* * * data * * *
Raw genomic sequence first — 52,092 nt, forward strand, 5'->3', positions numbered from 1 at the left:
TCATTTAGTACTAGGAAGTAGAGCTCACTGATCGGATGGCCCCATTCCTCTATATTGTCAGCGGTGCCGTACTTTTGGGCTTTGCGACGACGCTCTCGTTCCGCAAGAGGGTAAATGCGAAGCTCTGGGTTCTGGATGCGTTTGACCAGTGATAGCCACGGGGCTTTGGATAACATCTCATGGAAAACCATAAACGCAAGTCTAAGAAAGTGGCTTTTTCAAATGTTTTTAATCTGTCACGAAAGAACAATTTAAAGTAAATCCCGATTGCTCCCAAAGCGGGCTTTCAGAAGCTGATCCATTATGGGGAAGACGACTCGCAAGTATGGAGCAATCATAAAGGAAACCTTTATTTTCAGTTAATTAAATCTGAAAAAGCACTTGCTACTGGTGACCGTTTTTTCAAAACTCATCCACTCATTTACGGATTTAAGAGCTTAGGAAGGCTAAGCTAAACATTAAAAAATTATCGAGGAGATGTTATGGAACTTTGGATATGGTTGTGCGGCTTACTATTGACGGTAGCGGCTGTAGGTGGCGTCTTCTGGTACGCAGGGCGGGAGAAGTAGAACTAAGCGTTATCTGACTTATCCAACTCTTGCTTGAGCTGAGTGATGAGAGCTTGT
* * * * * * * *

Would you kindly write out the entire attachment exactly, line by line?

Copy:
Raw genomic sequence first — 52,092 nt, forward strand, 5'->3', positions numbered from 1 at the left:
TCATTTAGTACTAGGAAGTAGAGCTCACTGATCGGATGGCCCCATTCCTCTATATTGTCAGCGGTGCCGTACTTTTGGGCTTTGCGACGACGCTCTCGTTCCGCAAGAGGGTAAATGCGAAGCTCTGGGTTCTGGATGCGTTTGACCAGTGATAGCCACGGGGCTTTGGATAACATCTCATGGAAAACCATAAACGCAAGTCTAAGAAAGTGGCTTTTTCAAATGTTTTTAATCTGTCACGAAAGAACAATTTAAAGTAAATCCCGATTGCTCCCAAAGCGGGCTTTCAGAAGCTGATCCATTATGGGGAAGACGACTCGCAAGTATGGAGCAATCATAAAGGAAACCTTTATTTTCAGTTAATTAAATCTGAAAAAGCACTTGCTACTGGTGACCGTTTTTTCAAAACTCATCCACTCATTTACGGATTTAAGAGCTTAGGAAGGCTAAGCTAAACATTAAAAAATTATCGAGGAGATGTTATGGAACTTTGGATATGGTTGTGCGGCTTACTATTGACGGTAGCGGCTGTAGGTGGCGTCTTCTGGTACGCAGGGCGGGAGAAGTAGAACTAAGCGTTATCTGACTTATCCAACTCTTGCTTGAGCTGAGTGATGAGAGCTTGT